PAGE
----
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Biden camp backtracks on fracking promise

Vermont Sen. Bernie Sanders repeatedly castigated former Joe Biden last night over his climate change plans, arguing that the former vice president doesn't sufficiently address what both say is an "existential crisis."

The televised debate last night in a CNN studio in Washington came before another round of Democratic primaries tomorrow in Arizona, Florida, Illinois and Ohio.

Sanders sought to frame his opponent's plans as soft on the fossil fuel industry, while Biden presented himself as having the strongest record on the issue.

"This is an issue of enormous consequence. What Joe is saying goes nowhere near far enough," Sanders said after Biden laid out major points of his climate plan, like negotiating new greenhouse gas targets under the Paris Agreement and putting economic pressure on countries to comply.

"We are fighting for the future of this planet, for the well-being of our kids and future generations," Sanders later said. "You cannot continue, as I understand Joe believes, to continue fracking. Correct me if I'm wrong."

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Biden continually returned to his experience, like overseeing implementation of the American Recovery and Reinvestment Act, writing the Global Climate Protection Act of 1986 and helping President Obama with his leading role in pushing for the Paris Agreement.

"I did that while you were watching," he told Sanders.

Biden appeared to make a new promise, responding to Sanders' contention that he would allow fracking to continue by saying, "No more, no new fracking."

His previous platform and statements were that he would only ban fracking on federal land, while Sanders has pledged to ban it everywhere.

But Biden's campaign walked it back last night, telling E&E News after the debate he was referring just to drilling on federal land, as he stated last year in his climate change plan.

Veep selection, coronavirus

Biden made news last night when he committed to naming a woman as his vice presidential running mate if he got the Democratic nomination.

"I commit that I will, in fact, pick a woman to be vice president," he said. "There are a number of women who are qualified to be president tomorrow."

Sanders said he would "in all likelihood" pick a woman running mate as well. Both major parties have nominated women for vice president in the past.

Yesterday's debate was the first one-on-one contest between Biden and Sanders, who are essentially in a two-man race for the Democratic nomination. Rep. Tulsi Gabbard of Hawaii is also running but, with just two delegates, did not qualify for the debate.

It was also unique in that there was no live audience. Because of the coronavirus pandemic and recommendations against large gatherings, the Democratic National Committee decided to move the debate from Phoenix, where it would have had an audience.

The disease has wreaked havoc on economies around the world and caused varying levels of closures and forced isolation.

The new coronavirus dominated the debate, with about half of its time devoted to the outbreak and how Biden and Sanders would handle it.

Biden reiterated the multipoint plan he released last week on the issue, including boosting hospital capacity and ensuring that no one would have to pay for testing or treatment. He used it as an opportunity to highlight his experience with diplomacy.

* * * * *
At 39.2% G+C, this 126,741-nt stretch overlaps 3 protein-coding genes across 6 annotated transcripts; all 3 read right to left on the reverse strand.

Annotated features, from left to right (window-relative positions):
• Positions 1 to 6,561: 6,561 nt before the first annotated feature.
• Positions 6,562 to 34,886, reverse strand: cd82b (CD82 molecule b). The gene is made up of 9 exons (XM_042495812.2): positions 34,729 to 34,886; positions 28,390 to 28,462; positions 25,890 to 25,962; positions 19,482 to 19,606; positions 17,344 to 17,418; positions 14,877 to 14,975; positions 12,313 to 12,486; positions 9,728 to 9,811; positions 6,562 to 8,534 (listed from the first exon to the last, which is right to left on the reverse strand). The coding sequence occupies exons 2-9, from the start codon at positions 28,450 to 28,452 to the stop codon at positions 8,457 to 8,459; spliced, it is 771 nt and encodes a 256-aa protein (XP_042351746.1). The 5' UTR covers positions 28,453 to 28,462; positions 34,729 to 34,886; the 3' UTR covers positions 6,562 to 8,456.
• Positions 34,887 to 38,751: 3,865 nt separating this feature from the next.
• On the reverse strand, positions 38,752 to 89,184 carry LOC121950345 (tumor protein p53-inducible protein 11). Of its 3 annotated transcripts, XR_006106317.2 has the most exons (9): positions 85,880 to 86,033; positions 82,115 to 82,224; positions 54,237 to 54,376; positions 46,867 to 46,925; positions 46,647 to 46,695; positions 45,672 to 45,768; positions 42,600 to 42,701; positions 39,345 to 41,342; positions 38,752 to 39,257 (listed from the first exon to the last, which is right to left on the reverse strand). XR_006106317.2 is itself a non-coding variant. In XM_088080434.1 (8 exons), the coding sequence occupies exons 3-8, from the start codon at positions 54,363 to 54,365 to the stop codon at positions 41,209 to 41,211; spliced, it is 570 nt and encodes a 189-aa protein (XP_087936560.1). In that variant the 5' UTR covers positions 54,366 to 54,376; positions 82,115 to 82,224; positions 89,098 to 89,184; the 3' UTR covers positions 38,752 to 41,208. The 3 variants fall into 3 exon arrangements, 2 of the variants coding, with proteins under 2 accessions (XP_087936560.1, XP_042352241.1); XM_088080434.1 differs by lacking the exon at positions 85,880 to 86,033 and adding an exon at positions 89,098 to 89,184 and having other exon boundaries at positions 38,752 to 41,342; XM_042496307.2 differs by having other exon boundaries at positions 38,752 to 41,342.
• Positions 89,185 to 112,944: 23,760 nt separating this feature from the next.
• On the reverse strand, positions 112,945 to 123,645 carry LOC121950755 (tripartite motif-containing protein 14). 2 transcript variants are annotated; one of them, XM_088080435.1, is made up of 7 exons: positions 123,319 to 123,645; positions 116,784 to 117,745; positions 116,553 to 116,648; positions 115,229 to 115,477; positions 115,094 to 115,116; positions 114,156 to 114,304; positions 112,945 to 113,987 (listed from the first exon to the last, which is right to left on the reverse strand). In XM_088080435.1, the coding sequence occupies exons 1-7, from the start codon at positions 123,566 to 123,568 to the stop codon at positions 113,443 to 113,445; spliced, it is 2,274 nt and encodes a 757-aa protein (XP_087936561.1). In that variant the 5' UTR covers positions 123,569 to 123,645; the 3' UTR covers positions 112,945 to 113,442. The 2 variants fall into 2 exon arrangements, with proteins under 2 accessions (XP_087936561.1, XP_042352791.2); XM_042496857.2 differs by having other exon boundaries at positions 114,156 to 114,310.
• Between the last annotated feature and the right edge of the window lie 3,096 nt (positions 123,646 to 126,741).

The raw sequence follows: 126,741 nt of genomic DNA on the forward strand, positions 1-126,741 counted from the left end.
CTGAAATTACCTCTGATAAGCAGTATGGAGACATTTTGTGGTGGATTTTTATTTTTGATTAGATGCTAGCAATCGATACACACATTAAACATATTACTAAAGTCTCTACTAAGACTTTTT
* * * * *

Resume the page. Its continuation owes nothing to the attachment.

"We have to lead the world. We should be the ones doing what we did during the Ebola crisis, bringing the whole world together and saying, 'This is what we must do.' We have to have a common plan," he said.

Sanders used it to promote his "Medicare for All" plan, arguing that the country would be better able to handle pandemics under such a system.

"We are the only major country on Earth which does not guarantee health care to all people. We are spending so much money, and yet, we are not even prepared for this pandemic. How come we don't have enough doctors? How come hospitals in rural areas are shutting down? How come people can't afford to get the prescription drugs they need?" he asked.

He also used it as an opportunity to criticize calls from President Trump and some others to help out the oil industry, which has suffered in recent weeks from price pressures stemming from coronavirus fears and a price war between Russia and Saudi Arabia.

"We can't repeat what we did in 2008. Joe voted for that. I voted against it," Sanders said of the Emergency Economic Stabilization Act of 2008, which sought to inject capital into struggling banks. "Because we have got to do more than save the banks or the oil companies."

The outbreak has also dramatically changed how the candidates are campaigning. Both have stopped holding public rallies in favor of digital town hall events.

Future contests

Arizona, Florida, Illinois and Ohio will offer 577 delegates, a big portion of the 1,991 delegates a candidate would need to clinch the Democratic presidential nomination.

Top election officials in those four states released a joint statement Friday defending their decisions and saying they would prioritize voters' health and safety.

Two of these four states — Ohio and Illinois — also have congressional primaries tomorrow (see related story).

"Americans have participated in elections during challenging times in the past, and based on the best information we have from public health officials, we are confident that voters in our states can safely and securely cast their ballots in this election, and that otherwise healthy poll workers can and should carry out their patriotic duties on Tuesday," they said.

So far, leaders in Georgia and Louisiana have moved their planned primaries. Georgia moved its event from March 24 to May 19, and Louisiana's moved from April 4 to June 20.

Twitter: @Timothy_CamaEmail: tcama@eenews.net

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